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Carlow County - Ireland Genealogical Projects (IGP TM)


Pat Purcell Papers


Mr. John Slater.

1921-1978

Source: Michael Purcell 2013


[note added by Michael Purcell, September 2011.

John Slater was the only surviving son of local money-maker Frank "Slabs" Slater and Maria Ralph. [Frank also had a son, Ned by his first marriage to Minnie Fennell]

John Slater died in Carlow on 15th September 1978.

During his last illness he was looked after by John Hargaden of The Irishman's public house.

Aidan Murray penned this Appreciation in memory of John.

In the appreciation Aidan refers to "The Slater Empire", the first time I heard that term was on national radio when the well-known Bookmaker Terry Rogers was interviewed one morning on Radio Éireann.

Terry was making the case to have the Betting Tax reduced, during the course of the interview Terry stated - "we all know what happened to the Slater Empire some years back when it collapsed leading to the closure of a string of Bookie Offices and the loss of over 100 jobs".

Nationalist and Leinster Times.

22nd September 1978.

John Slater.

(An Appreciation).

TO PUT John in perspective one must have lived through the heady days of the Slater Empire, when his father, Frank Slater, was the greatest employer of labour after the sugar factory.

With a string of betting offices from Bundoran to Bantry; a poultry business; a bakery, what is now Crotty's Bakery, and he also built from the ground a fish shop now owned by Tom Meighan.

Frank owned property in every part of Carlow town [and also owned extensive property throughout the county].

In Carlow he built the circle of houses which comprised Hanover Terrace, situated on north side of Granby Row and Hanover Villas on the Hanover Road.

Just when the "talkies" were to make cinemas a gold mine, he bought the old cinema in Burrin Street, on the site of the present post office, and aided by M.J. Deasy of Tynan's Hotel, he created one of the finest cinemas in the provinces.

Frank's home, Hanover House, became the centre of a social life which defies description.

When Father Dunny, then administrator of Carlow Cathedral Parish, asked me to form a choir to be the nucleus of concerts in aid of the building of the Bishop Foley Christian Brother's School, John, who had a lovely voice, joined up, and invited us to rehearse in the drawing-room, where there was a Bechstein Grand Piano.

On the side-board there was every kind of refreshment from Napoleon Brandy down. Like his father, John was liberal in his hospitality.

Around that time in the 1930s I became captain of the Rugby Club, and started on building up a new team; John was one of the first to assist me.

In those days club funds were low; we had to hire cars, and John would always put one of their numerous fleet of Buick cars at our disposal. The difficulty was that his passengers of Sunday might not arrive back in Carlow until Wednesday. John had an impish sense of humour, and when the "craic" was good, and the company convivial, time meant nothing to him.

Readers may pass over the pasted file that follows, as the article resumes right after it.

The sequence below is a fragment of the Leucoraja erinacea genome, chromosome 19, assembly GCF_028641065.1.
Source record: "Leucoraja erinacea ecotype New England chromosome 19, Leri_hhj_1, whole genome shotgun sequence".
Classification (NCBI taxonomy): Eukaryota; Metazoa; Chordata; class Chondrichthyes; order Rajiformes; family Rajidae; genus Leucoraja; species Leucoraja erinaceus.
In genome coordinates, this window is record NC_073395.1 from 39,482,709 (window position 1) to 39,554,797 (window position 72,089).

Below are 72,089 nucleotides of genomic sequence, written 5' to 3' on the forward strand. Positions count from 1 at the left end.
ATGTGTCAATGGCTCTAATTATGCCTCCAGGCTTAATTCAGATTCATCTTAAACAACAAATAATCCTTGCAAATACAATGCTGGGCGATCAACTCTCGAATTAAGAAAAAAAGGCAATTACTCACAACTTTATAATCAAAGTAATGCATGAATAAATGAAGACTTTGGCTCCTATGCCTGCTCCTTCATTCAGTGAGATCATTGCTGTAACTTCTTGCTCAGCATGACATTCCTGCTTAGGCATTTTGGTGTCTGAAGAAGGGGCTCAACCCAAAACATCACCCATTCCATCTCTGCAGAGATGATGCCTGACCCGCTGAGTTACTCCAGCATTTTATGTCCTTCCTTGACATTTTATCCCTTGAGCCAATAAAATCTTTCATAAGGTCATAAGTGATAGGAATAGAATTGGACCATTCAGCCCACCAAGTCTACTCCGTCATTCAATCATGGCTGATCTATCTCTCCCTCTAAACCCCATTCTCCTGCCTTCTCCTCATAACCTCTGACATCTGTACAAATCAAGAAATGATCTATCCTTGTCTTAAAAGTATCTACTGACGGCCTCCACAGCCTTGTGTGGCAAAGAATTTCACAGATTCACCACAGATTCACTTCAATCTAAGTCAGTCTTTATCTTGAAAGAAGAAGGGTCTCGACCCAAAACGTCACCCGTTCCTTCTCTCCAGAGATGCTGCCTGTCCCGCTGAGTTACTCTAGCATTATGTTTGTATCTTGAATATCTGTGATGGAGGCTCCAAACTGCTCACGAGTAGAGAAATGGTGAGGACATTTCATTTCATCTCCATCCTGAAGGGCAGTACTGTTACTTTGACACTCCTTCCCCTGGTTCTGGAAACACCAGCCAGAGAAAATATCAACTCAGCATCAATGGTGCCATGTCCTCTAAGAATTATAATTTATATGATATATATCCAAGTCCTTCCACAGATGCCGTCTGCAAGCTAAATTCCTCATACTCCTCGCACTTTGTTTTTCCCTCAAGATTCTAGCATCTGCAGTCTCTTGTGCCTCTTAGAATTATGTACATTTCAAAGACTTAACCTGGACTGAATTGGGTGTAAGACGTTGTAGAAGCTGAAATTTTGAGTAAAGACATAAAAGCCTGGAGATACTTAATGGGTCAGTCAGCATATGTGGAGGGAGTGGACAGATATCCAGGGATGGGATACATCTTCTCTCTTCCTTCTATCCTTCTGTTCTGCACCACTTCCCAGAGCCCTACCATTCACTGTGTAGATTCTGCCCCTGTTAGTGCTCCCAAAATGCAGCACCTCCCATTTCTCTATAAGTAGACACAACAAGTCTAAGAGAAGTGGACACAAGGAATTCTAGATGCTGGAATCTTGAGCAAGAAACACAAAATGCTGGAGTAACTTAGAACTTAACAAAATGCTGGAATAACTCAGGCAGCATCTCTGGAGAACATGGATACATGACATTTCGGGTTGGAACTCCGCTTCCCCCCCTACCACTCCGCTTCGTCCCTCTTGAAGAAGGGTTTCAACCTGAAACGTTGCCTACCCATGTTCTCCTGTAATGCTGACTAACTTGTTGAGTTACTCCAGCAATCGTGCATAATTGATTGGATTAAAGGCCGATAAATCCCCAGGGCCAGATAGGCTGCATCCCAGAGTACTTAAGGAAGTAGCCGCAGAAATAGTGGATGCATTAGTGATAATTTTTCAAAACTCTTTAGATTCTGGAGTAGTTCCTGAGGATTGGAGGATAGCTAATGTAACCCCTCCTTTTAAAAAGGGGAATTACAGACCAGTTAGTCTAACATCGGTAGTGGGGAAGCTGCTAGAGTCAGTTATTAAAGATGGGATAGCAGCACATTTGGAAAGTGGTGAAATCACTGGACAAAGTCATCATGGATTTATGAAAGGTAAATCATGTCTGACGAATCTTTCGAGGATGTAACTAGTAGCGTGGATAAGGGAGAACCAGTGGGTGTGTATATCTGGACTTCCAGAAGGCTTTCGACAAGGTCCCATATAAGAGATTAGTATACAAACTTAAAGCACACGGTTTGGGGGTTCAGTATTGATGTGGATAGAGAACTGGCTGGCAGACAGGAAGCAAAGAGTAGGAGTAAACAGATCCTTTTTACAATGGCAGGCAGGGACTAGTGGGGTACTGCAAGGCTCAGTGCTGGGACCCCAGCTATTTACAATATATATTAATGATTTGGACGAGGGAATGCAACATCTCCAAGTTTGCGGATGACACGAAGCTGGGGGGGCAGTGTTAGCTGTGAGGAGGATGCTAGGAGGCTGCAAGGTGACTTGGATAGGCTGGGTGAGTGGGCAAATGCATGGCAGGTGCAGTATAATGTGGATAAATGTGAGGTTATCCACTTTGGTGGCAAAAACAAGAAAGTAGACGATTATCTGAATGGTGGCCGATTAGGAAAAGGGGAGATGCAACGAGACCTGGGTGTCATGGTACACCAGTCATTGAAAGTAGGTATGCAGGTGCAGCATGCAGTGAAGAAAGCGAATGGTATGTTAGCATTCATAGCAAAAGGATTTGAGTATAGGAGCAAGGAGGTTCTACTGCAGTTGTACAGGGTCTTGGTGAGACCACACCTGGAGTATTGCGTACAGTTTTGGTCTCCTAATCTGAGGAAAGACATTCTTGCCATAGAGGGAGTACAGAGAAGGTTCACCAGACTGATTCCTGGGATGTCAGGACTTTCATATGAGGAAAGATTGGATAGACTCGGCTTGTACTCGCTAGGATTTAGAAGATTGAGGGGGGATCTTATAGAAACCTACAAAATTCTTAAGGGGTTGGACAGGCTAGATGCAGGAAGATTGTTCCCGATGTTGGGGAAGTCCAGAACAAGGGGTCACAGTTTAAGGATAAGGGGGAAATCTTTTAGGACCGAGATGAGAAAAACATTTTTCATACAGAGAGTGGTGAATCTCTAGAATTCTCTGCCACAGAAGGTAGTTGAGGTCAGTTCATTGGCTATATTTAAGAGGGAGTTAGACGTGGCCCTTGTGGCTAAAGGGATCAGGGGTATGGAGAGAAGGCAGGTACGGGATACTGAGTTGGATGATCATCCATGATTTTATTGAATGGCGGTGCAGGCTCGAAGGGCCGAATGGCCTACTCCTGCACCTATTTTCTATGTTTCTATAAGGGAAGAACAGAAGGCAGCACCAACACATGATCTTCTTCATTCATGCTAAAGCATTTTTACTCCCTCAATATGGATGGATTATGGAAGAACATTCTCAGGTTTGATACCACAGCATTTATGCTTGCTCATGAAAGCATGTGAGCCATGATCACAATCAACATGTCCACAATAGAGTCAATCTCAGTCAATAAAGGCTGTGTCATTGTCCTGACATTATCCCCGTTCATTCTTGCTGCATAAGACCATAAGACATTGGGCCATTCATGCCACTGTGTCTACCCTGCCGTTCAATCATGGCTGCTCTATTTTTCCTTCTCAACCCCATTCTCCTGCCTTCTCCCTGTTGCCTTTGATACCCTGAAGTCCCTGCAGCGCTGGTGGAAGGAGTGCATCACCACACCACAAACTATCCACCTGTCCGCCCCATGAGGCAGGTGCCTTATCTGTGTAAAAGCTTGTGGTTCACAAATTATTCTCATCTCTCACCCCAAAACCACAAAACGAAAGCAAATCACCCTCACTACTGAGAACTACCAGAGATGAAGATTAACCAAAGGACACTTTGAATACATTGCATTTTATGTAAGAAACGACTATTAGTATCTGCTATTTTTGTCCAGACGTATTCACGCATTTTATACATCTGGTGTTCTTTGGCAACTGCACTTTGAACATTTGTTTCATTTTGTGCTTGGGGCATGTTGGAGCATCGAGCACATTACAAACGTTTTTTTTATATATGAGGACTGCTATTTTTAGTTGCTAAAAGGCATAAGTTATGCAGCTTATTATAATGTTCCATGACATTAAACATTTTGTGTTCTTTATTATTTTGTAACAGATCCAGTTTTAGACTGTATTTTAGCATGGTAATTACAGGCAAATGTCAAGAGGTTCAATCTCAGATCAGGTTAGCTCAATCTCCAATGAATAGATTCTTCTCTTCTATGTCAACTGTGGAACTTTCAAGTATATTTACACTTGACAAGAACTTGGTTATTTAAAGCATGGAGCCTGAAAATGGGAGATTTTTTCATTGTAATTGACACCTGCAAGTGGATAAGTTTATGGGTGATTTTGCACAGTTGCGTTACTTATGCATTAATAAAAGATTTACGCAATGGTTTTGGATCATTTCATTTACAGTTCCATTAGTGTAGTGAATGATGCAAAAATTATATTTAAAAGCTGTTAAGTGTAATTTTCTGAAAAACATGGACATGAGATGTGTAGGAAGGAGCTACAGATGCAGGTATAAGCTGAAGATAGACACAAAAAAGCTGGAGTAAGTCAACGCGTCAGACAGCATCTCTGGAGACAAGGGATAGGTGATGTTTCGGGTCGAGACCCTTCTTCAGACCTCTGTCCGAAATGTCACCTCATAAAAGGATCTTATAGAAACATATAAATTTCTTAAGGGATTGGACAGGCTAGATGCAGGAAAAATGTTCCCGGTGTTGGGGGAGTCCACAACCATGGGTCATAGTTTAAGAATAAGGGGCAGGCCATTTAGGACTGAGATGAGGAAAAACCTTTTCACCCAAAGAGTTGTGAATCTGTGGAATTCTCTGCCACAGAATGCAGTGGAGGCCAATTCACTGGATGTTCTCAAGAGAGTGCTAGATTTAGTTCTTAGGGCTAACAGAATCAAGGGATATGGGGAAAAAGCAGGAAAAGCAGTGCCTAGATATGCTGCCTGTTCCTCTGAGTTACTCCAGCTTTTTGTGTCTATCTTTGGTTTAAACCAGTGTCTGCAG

His greatest success was at golf where the professional employed by the Golf Club said he was the finest hitter of the ball he had ever trained. But he tired in time even where he excelled.

He went to live at the old Jury's Hotel in Dublin, and thereafter visited Carlow only sporadically.

Annie Mulhall (Minnie of the Riordans) once told me that her husband, Louis D'Alton, the playwright and one time producer at the Abbey Theatre, had written two plays on the Slater saga, from data supplied by her. One play was titled, I think, "The Money Doesn't Matter".

Louis, on tour with the Abbey Junior Company, in the early 40s, came to supper one night at our home, with a young Denis O'Dea and others who also subsequently became famous. He was fascinated by the Slater theme. I told him of the ladies' hockey team, made up of girls from Frank's offices, and which the star was Judie Mulhall, who later went on the stage.

One of the highlights of the year was Slater's staff dance at Tynan's Ballroom [later the Ritz Ballroom]. A magnificent supper was supplied free by Frank; Peter Keogh's Band (specially augmented), and lashings of drink, sent us all scurrying to be among those invited.

I have many reasons to hold the Slater family in gratitude and respect. One of his fleet of cars went daily through my mother's town in Tipperary. There was an open invitation to any of our family to get a lift down or back from Frank.

Legends have grown around Frank's name and a parallel folklore was created by John. John's friendship with R.M. Smylie (the editor of the "Irish Times") and Myles na Gopaleen (Brian O’Nuallain) at the Palace Bar in Fleet Street, where Tom Meighan and I tracked him down when Tom was contemplating opening a fish business in Carlow.

Nothing, they say in Irish, is worse than the death of friends or the scattering of companions.

Many, reading of John's untimely death, will look back with nostalgia on a family whose only fault was their generosity. John dissipated his huge fortune lavishly, even foolishly.

It is heartening to think that in his last illness he had loyal friends who gave him back the generosity and loyalty by which I shall always remember him.

A.M.


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